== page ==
As the opioid epidemic continues more grandparents find themselves in the unexpected position of raising their grandchildren. It's become so common that for every child in foster care, 20 are being raised by a family member. This generosity saves the nation about $4 billion a year, according to the nonprofit Generations United, but there are unique challenges that come with the joy of raising a grandchild.
There is a bill pending in the U.S. Senate that would set up a federal task force for grandparents, focusing on gathering resources and information. There is also provides help on the state level: for a state-by-state list of benefits and support go to grandfamilies.org
"It is so important for grandparents to know that you are not alone, to be able to talk to other people who are experiencing what you are experiencing," Donna Butts, executive director of Generations United, a nonprofit that has been supporting families for more than 30 years, told TODAY. “Our goal is to provide support to the caregivers and children so they break any cycle for intergenerational addiction.”
For any grandparent whose grandchildren are victims of the opioid epidemic, Generations United offers guidance.
1. What does the opioid epidemic have to do with grandparents?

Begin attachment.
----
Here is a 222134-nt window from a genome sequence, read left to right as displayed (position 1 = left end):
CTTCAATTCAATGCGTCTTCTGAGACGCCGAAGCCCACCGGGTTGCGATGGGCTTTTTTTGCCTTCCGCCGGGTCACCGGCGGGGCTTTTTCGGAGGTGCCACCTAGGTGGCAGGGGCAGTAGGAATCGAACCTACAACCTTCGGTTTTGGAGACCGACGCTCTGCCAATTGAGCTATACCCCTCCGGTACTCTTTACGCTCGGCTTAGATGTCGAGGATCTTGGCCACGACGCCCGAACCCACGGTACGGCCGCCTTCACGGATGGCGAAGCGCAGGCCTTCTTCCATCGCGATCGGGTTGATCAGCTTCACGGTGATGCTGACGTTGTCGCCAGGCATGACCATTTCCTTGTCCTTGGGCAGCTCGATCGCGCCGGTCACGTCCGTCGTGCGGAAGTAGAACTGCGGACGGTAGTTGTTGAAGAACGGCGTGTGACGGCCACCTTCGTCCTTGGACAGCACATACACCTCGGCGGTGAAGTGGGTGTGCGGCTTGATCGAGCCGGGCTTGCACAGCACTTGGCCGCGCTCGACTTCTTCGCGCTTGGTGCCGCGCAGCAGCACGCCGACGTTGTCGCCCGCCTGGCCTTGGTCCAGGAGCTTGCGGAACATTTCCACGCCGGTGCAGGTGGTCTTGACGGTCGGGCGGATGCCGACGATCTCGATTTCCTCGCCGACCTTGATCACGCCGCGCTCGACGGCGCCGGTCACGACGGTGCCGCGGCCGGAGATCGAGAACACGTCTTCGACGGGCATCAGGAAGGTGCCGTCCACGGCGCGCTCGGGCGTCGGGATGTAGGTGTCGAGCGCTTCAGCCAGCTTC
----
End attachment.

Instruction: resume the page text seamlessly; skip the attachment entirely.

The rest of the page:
Children fare better when they are in the care of relatives. And grandparents are more likely to keep siblings together than if they are sent to foster care.
Children whose parents are addicts may act out or have emotional difficulties — grandparents are more likely to hang in there. If kids are cared for by grandparents they are more connected to their history and roots and tend to feel more loved and accepted.
2. If I am a grandparent raising my grandchild where do I go for help?
There is a website and there is a fact sheet for every state and the District of Columbia on what the local laws and resources are and where there are support groups.
Generations United's Butts recommends reaching out to a local child welfare office.
Ask questions and whatever you are told, ask again. Keep asking questions. Where do I go and what is available?
3. What can be done at the policy level to support grandparents raising grandchildren victimized by the opioid crisis?
There are policy solutions and social service solutions, said Butts, who suggested changes need to help grandparents:
- Policies need to support relatives first, which means the child will go to a family member’s safe and stable home that is assessed and looked at instead of waiting months.
- Trauma-informed support should be provided for the children and caregivers.
- Respect what caregivers are doing. There is that guilt, that feeling they did something wrong. And they haven’t done anything wrong. They are doing something right by stepping in and raising the children.
"We need to make sure our workplace policies include grandparents. Workplace policies are often for parents not for other relatives stepping in," said Butts.